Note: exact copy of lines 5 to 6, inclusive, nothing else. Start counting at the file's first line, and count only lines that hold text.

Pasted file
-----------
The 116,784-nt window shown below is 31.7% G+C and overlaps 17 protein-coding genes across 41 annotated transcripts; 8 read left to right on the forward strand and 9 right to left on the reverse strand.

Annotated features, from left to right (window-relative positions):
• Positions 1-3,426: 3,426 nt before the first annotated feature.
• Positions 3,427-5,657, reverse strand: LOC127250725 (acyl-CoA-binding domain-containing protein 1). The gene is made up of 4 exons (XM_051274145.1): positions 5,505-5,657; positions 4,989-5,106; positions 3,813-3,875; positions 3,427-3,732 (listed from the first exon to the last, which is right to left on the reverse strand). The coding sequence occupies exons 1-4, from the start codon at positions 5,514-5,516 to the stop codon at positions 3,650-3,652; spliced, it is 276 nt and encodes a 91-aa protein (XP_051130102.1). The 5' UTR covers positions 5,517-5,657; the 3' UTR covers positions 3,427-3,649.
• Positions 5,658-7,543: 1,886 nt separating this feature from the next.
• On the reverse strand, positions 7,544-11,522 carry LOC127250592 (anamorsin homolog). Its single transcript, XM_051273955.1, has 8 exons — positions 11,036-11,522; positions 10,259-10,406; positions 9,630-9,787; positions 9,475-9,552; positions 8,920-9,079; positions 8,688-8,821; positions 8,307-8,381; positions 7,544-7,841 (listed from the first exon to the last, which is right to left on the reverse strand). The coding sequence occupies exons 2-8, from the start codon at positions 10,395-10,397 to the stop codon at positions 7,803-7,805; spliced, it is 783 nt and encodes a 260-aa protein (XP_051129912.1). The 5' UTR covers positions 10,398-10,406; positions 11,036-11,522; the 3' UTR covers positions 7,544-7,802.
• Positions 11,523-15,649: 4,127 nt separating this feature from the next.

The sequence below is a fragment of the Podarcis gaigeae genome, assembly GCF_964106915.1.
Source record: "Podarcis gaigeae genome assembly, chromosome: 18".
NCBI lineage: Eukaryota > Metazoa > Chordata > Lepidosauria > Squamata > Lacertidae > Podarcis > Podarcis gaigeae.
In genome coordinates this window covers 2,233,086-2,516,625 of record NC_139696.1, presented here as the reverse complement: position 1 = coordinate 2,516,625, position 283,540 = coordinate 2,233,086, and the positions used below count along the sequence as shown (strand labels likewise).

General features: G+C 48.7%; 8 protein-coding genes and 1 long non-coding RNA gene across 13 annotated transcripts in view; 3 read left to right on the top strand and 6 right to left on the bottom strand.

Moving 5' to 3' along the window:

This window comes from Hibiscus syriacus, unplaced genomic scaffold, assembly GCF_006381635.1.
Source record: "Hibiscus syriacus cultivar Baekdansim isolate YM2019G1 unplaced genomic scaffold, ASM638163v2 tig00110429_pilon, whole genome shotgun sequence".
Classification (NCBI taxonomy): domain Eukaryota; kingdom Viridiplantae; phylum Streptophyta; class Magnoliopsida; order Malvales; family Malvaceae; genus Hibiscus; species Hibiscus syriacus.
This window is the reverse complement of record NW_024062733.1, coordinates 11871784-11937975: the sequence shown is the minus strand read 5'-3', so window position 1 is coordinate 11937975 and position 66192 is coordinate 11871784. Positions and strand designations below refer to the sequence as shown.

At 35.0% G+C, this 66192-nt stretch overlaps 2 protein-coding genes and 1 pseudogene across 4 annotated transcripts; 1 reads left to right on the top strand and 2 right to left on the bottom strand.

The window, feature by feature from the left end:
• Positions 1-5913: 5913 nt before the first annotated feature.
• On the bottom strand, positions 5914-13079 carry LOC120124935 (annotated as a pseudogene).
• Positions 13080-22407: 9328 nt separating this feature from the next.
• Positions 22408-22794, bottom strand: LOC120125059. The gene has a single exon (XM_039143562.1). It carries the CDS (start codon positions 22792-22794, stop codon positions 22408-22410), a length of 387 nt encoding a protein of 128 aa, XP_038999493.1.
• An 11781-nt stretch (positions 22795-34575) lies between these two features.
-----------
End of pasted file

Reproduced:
• Positions 5,658-7,543: 1,886 nt separating this feature from the next.
• On the reverse strand, positions 7,544-11,522 carry LOC127250592 (anamorsin homolog). Its single transcript, XM_051273955.1, has 8 exons — positions 11,036-11,522; positions 10,259-10,406; positions 9,630-9,787; positions 9,475-9,552; positions 8,920-9,079; positions 8,688-8,821; positions 8,307-8,381; positions 7,544-7,841 (listed from the first exon to the last, which is right to left on the reverse strand). The coding sequence occupies exons 2-8, from the start codon at positions 10,395-10,397 to the stop codon at positions 7,803-7,805; spliced, it is 783 nt and encodes a 260-aa protein (XP_051129912.1). The 5' UTR covers positions 10,398-10,406; positions 11,036-11,522; the 3' UTR covers positions 7,544-7,802.